In partnership with the U.S. Environmental Protection Agency’s Office of Brownfields and Land Revitalization, Smart Growth America (SGA) created a set of fact sheets that highlight strategies communities can use to help mitigate displacement in the contexts of brownfields redevelopment. SGA conducted interviews with community groups and municipal leaders from across the country to learn more about strategies to minimize residential and business displacement as well as implementation practices.
In many cases, the cleanup and restoration of brownfields—or properties with environmental contamination or potentially contaminated land—present a significant burden for communities because of strenuous statutory requirements, a lack of financial resources, and limited capacity within local government. Even after the cleanup process is finished, revitalized brownfields could perpetuate displacement of local residents and small businesses, due to gentrification and inequitable housing practices.
Without proactive, robust strategies and approaches during and after the cleanup process, brownfields redevelopment can contribute to the displacement of residents and businesses—especially as brownfields are disproportionately located in or near communities of color and low-income communities—their redevelopment is a key opportunity to advance equity and transform communities from underutilized, potentially hazardous land into revitalized new spaces for housing, businesses, civic centers, or amenities.
Although there are many approaches to mitigating displacement during and after the completion of a brownfield redevelopment process, many communities may be unfamiliar with specific tools or how they can be implemented. Along with the background and mechanisms of each tool and strategy, the factsheets provide lessons learned and reflections from practitioners and their experiences, plus tips for success, questions to ask in the planning process, case studies, and other resources.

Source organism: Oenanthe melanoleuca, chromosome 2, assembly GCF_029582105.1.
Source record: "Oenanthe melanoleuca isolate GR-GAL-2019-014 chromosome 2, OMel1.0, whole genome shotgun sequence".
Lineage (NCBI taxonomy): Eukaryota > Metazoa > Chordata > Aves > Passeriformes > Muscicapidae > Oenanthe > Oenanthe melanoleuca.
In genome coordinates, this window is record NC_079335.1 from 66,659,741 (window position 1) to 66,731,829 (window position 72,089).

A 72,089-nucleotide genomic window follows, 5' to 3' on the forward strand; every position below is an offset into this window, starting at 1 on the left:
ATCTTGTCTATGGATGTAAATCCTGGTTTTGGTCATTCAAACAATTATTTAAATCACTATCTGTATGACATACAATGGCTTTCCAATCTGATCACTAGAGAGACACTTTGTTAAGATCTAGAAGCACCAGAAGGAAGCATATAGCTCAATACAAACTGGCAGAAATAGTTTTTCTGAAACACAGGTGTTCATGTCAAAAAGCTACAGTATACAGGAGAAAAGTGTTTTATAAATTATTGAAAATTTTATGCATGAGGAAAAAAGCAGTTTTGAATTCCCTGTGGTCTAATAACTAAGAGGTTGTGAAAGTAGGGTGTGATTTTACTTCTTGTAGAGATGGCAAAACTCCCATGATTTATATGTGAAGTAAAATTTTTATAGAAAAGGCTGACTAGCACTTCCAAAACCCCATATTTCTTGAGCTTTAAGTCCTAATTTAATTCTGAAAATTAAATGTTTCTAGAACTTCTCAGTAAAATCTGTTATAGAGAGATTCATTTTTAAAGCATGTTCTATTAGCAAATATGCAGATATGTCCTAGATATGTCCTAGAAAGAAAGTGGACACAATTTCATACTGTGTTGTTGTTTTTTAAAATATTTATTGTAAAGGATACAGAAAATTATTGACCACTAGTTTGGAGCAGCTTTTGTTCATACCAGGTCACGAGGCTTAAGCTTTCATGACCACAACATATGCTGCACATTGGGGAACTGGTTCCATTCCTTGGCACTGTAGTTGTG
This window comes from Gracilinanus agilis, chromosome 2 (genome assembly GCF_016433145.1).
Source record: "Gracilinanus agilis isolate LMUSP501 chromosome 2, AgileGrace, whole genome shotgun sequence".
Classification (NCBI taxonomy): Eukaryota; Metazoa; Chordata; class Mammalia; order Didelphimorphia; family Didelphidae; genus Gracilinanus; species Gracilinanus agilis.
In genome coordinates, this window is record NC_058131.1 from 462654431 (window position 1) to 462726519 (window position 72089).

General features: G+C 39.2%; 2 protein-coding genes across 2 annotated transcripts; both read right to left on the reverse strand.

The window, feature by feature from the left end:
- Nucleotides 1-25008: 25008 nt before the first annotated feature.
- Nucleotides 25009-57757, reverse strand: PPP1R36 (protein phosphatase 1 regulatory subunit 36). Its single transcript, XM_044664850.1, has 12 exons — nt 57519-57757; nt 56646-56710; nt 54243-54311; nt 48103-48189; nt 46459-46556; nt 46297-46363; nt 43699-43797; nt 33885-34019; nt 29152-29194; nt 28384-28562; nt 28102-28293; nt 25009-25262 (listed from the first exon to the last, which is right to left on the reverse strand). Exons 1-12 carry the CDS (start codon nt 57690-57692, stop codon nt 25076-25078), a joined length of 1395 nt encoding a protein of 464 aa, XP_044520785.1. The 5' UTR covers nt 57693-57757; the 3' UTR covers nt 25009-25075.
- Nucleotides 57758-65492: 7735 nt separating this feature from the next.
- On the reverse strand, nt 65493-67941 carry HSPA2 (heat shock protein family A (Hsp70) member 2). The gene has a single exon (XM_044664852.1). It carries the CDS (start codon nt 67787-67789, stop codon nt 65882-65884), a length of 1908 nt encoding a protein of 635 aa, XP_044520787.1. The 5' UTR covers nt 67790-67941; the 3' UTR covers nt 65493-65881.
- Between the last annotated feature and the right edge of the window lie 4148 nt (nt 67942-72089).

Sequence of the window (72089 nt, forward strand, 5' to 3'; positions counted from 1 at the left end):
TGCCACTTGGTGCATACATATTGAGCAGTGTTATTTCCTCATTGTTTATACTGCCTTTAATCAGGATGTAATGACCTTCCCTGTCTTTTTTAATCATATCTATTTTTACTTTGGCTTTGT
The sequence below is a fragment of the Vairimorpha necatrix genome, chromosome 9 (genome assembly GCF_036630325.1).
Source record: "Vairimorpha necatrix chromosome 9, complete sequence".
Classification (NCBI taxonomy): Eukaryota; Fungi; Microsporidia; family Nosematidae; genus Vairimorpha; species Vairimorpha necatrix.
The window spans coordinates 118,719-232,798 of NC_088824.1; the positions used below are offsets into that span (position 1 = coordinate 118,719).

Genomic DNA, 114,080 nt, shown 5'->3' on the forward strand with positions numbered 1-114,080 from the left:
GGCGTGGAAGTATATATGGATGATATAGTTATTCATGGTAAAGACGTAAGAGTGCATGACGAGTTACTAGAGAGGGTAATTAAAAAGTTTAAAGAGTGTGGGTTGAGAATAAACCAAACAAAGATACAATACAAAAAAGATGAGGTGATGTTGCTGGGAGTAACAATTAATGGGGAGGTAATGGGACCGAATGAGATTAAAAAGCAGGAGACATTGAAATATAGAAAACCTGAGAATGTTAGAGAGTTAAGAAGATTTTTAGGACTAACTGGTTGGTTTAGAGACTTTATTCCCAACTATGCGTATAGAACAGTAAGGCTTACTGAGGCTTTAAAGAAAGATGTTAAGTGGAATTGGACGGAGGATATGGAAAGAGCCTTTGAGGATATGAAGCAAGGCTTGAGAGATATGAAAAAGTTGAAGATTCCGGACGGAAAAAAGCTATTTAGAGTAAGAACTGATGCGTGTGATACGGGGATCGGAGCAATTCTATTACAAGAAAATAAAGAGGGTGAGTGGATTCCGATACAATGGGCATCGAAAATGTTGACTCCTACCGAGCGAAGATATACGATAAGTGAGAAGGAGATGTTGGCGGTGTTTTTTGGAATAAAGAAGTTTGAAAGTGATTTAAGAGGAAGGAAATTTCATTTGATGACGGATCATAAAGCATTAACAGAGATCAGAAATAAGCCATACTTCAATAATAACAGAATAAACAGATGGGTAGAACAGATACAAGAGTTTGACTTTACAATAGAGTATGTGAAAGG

Check out the five fact sheets:
- Community Benefits Agreement — a legal contract between community members and/or groups with a private development entity that outlines needs and benefits. Specific priorities and outcomes are outlined, often along with a commitment of funding to accomplish the outcomes during construction and/or after the project is completed.
- Community Land Trust — a method of establishing sustainable, long-term housing affordability in which a nonprofit purchases housing or land and rents or sells units to residents at an affordable price.
- Inclusionary Zoning — a legal requirement codified in a community’s zoning regulations that specifies provisions on units of housing that must be set aside as affordable under a certain percent of average median income.
- Small Business Preservation Programs — an umbrella term for programs designed to support small businesses via technical assistance, education, or financial programs.
- Tax Abatement — a portfolio of financial programs intended to help residents and small businesses remain in their communities through home improvement project incentives and tax reductions.
SGA interviewed individuals in the following organizations/locations and thank them for their contributions to the project:
- City of Burlington, Vermont—Community & Economic Development Office
- Duwamish River Valley Coalition
- Sawmill Community Land Trust
- Strategic Actions for a Just Economy (SAJE)
- City of Minneapolis, Minnesota—Office of Community Planning & Economic Development
These fact sheets are designed to provide the information needed for community leaders and members to pursue or replicate these tools and strategies within their communities as they work to prevent displacement and gentrification, especially in the context of brownfields redevelopment.